On 12 February 1736, Archduchess Maria Theresa of Austria married Duke Francis Stephan III of Lorraine. The pair had known each other since childhood and were distant cousins. Maria Theresa’s family had offered shelter to Francis’s father and grandfather who were both born in Austria, during a period of exile from their Duchy Lorraine. Despite a Duke of Lorraine being much lower in rank than a daughter of the Holy Roman Emperor, the close family bond meant that a match had been planned since Maria Theresa was a child.
The Archduchess was destined to marry a son of the house of Lorraine, but Duke Francis was not always the intended groom. From being an infant, Maria Theresa was betrothed to the Hereditary Prince of Lorraine Léopold Clément. Unfortunately, the match was ill-fated, and Léopold died of smallpox at the age of sixteen on his way to Vienna.
There was a period of uncertainty for Maria Theresa after the death of Léopold as her father planned to marry her to Charles, the heir to the Spanish throne. Luckily for Maria Theresa, this match was vetoed by many European powers. The Spanish branch of the Habsburgs had only died out in 1700, and the rulers of Europe were unwilling to allow the re-creation of such a power bloc.
Throughout the years of negotiation, Maria Theresa and Francis grew close as they were brought up together in Vienna. Though once it was finally time for the marriage to go ahead, Francis was hesitant. Maria Theresa’s father; Emperor Charles VI had put Francis in a difficult position. In order for him to be able to marry Maria Theresa, he would have to give away the Duchy of Lorraine. To help to solve the War of the Polish Succession, it was decided that Lorraine should go to the deposed King of Poland for his lifetime. Francis would be compensated by being given the Grand Duchy of Tuscany. Francis and his family were truly heartbroken about the decision; Francis even hesitated during the betrothal ceremony and put down his quill before eventually signing the documents.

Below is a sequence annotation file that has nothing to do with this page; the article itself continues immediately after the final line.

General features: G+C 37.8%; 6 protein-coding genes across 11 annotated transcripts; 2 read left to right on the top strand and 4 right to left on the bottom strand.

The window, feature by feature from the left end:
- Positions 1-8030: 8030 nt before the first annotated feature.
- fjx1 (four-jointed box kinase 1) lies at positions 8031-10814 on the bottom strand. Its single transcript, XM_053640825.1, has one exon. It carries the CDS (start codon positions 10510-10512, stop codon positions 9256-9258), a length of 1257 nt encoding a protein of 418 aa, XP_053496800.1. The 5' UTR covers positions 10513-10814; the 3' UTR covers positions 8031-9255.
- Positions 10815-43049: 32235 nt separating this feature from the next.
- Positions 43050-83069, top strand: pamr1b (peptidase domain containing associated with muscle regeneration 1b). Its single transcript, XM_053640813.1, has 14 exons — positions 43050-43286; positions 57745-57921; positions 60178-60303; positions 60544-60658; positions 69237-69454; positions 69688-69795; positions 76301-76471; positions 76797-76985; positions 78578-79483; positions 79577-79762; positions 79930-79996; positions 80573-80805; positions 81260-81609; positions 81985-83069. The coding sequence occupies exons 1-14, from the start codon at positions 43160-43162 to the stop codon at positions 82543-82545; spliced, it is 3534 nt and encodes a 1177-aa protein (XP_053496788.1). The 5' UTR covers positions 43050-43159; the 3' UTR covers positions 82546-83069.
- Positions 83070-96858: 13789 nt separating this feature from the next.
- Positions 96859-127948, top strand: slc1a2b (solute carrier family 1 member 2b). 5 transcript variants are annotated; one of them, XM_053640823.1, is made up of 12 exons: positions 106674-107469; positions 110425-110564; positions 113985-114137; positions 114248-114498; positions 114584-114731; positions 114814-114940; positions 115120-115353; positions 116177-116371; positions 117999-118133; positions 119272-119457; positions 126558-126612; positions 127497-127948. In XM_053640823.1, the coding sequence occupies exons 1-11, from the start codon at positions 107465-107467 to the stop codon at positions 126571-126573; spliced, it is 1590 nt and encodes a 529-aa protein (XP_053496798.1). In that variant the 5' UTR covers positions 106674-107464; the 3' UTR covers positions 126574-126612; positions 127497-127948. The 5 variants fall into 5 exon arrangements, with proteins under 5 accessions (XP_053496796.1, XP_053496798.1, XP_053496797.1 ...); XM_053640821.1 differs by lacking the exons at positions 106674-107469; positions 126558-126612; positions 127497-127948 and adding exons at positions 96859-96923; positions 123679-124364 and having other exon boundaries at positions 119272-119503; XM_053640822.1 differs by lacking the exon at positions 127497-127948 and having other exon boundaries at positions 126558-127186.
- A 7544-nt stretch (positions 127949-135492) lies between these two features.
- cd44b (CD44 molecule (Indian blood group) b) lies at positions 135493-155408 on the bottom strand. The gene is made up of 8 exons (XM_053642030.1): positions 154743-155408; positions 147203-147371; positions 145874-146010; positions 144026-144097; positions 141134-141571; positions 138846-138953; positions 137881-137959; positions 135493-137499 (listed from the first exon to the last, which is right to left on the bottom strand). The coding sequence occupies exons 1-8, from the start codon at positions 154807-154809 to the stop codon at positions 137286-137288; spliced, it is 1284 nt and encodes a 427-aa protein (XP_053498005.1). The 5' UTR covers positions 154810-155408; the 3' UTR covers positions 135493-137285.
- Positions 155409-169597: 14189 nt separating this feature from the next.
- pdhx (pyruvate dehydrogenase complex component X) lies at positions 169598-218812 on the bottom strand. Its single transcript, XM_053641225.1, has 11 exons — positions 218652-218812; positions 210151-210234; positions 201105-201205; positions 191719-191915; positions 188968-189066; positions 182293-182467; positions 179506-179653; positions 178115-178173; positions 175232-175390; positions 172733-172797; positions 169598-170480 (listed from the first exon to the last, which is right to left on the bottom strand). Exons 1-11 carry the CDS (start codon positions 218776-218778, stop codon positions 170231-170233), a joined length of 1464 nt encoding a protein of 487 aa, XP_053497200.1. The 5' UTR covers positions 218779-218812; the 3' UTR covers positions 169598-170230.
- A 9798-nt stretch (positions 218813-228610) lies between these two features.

The wedding took place at 6 o’clock in the evening at the Augustinian Church in Vienna. Imperial chamberlains led the procession to the church. The privy counsellors and conference members followed and after them, the Knights of the Golden Fleece in long medieval robes. The groom was clad in cloth of silver, a white hat and wearing the collar of the Golden Fleece. The bride wore a gown of silver-thread fabric studded with diamonds and pearls. She was flanked by her mother and Joseph I’s widow, Wilhelmine Amalia of Brunswick-Lüneburg. Her train was carried by her mistress of the robes, Madame Fuchs. Her younger sister followed her in the procession. The church was lit with thousands of candles and was hung with splendid Flemish tapestries. The bride and groom exchanged rings and were blessed by the papal nuncio. The celebrations ended with a Te Deum, and the wedding party had a magnificent banquet.
The marriage was to be a happy one; blessed with sixteen children who were part of the new Habsburg-Lorraine dynasty. For Francis, the risk he took by giving up his beloved Lorraine paid off. He firstly became co-regent to Maria Theresa’s vast dominions after she succeeded her father and was elected as Holy Roman Emperor in 1745.1